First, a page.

Posted on August 29, 2013
Your mom is in the skilled nursing facility and the social worker/case manager is talking to you about sending her home. It is recommended that she not be without personal care assistance/home care. All of a sudden, there are many decisions to make.
- Do you bring her to your home?
- Do you care for her every day in her own home?
- Do you contact a home care agency or hire a caregiver privately?
No matter what is decided, this is unfamiliar territory that brings to surface many fears and anxiety. Hiring outside help for a parent creates a tremendous storm of emotions.
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Normal thought processes include:
- You know that no one can care for your parent the way you do, or at least not with as much love and concern.
- You truly wish you could care for your loved one full-time, you just can’t.
- Your parent is most likely in a vulnerable state.
- They may not have ever needed to have an outsider care for them before. Their anxiety about this can easily increase
- You know that at some point, you will have to get back to other aspects of your life, causing a sense of urgency.
- You will not be able to oversee every detail of care once that care has been entrusted to a caregiver.
Here are a few helpful hints to follow to assure a smooth transition for you and your loved one.
- Remember that this is a major life transition for both you and your parent.
- This is causing anxiety for everyone involved because it is a significant departure from the ‘norm’. Give yourself permission to feel the anxiety, fear and guilt. However, don’t allow it to cause you to make sweeping decisions that might eliminate YOUR anxiety, but create more for your loved one.
- Make a plan of action that takes into account EVERYONE’s needs and expectations. Don’t leave yourself out of the equation. Decide how much care and support you can realistically provide on a consistent basis and use this as a benchmark when hiring outside help. For instance, you could agree to do the grocery shopping once a week, pick up prescriptions, transport to medical appointments, etc.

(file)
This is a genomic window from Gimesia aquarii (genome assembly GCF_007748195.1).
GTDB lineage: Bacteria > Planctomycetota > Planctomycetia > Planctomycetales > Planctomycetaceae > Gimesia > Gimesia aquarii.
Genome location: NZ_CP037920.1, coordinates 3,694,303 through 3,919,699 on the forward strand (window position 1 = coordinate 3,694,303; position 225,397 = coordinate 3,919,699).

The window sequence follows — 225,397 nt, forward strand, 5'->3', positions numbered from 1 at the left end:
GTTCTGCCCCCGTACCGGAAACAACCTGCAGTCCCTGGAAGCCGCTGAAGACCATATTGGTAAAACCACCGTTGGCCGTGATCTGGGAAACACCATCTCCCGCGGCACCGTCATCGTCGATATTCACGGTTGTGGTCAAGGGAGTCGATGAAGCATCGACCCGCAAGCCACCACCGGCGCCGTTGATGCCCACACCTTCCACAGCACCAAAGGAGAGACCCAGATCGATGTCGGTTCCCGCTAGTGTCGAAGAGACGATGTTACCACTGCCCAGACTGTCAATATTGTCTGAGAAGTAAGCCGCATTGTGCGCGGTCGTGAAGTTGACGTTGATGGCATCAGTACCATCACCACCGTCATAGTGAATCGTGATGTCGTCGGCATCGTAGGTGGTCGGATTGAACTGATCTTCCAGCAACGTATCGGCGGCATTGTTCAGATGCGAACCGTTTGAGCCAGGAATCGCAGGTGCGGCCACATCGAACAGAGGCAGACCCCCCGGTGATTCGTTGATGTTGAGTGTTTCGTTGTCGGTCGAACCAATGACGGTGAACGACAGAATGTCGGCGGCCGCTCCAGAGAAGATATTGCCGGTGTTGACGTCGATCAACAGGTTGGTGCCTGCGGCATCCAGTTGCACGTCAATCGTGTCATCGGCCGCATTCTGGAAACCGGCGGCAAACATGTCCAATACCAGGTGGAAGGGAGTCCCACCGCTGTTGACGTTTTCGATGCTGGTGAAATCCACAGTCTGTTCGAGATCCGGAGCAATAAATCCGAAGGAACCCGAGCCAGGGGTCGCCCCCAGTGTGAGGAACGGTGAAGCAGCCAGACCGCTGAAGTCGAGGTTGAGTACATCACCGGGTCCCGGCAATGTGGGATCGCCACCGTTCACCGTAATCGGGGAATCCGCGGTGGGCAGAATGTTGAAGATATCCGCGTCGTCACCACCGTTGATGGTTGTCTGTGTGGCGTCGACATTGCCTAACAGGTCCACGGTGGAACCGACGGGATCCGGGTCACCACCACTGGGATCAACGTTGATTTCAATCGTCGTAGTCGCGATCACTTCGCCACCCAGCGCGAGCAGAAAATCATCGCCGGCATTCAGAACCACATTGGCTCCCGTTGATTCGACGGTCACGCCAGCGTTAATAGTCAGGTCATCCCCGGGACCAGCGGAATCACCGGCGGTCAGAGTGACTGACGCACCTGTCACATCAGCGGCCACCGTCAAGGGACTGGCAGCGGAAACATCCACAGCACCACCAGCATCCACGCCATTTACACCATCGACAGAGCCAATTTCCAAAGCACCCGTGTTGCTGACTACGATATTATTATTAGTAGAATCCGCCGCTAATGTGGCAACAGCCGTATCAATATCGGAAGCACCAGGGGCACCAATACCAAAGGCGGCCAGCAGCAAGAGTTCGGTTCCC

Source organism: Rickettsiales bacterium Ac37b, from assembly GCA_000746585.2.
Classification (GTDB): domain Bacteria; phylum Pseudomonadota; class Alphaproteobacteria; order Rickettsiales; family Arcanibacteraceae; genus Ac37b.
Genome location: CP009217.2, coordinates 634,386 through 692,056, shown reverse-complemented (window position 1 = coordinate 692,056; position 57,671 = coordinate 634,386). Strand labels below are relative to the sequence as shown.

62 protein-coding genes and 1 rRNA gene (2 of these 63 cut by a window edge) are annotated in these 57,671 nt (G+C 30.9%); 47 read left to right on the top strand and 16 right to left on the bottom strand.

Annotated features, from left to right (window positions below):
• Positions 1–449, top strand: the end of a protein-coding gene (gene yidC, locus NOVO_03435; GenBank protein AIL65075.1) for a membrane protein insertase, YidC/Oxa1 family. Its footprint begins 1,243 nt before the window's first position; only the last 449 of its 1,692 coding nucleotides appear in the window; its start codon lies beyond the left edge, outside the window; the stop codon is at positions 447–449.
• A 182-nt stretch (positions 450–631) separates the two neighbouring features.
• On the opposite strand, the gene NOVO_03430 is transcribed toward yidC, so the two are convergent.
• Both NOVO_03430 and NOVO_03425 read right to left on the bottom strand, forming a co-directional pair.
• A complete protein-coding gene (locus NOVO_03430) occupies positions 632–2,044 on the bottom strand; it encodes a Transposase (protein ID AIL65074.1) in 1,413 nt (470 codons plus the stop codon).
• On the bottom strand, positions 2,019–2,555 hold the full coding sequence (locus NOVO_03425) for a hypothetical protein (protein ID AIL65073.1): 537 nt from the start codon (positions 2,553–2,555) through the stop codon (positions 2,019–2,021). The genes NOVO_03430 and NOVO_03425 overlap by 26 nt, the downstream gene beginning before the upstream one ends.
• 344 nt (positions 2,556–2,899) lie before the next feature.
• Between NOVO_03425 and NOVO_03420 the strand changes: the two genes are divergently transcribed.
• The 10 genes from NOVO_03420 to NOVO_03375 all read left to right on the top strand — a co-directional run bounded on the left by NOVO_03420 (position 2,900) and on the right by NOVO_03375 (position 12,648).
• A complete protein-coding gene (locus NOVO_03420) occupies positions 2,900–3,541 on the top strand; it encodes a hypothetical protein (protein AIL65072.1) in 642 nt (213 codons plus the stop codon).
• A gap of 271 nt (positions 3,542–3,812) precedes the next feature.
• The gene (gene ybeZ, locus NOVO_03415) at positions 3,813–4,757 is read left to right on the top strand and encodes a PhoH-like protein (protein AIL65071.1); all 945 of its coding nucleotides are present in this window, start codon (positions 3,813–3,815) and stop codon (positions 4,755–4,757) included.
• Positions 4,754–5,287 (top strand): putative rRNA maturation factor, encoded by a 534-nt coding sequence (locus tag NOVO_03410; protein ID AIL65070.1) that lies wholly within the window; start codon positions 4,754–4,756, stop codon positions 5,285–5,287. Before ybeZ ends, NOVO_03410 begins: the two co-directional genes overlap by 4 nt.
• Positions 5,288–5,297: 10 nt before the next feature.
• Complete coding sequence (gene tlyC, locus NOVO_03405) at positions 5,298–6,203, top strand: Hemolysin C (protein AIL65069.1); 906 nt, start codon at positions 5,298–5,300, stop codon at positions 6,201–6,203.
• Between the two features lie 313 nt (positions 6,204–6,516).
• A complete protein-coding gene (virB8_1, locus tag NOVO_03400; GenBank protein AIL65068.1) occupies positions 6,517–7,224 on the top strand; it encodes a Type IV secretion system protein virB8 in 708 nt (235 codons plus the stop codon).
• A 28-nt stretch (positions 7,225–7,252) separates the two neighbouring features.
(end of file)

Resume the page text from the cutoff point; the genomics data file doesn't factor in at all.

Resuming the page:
- Remember that your presence and involvement is still crucial. Even if the caregiver is Florence Nightingale reincarnated, your loved one still needs YOU. By continuing to offer assistance and support in a predictable way, you will be providing a sense of a familial continuity that cannot be duplicated. Just remember to set your boundaries so that you are not overextending yourself.
- Have clear expectations outlined when meeting with your caregiver including housework, meal preparation, care needs and preferences, work schedule, personality preferences, etc. This provides a firm foundation on which to start, eliminating guesswork on the part of the caregiver and frustration on the part of the family.
- Make sure these expectations and needs are clearly defined in a Plan of Care to be followed by the caregiver with an established system of reporting.
- Let go. Allow your caregiver the freedom to establish a routine and rhythm in the home. Accept that they are not you and will have a different work-style. As long as good care is being provided and she/he is a good personality fit, you are ahead of the game.
When faced with a major life transition, we are forced to adapt. In order to adapt successfully, remember to be honest with all involved about your limitations, anxieties and fears. There is no ‘right’ way to be/feel. By focusing on the best solution for all involved, you will be able to come through for yourself and your parent, laying the groundwork for a smooth and successful transition.by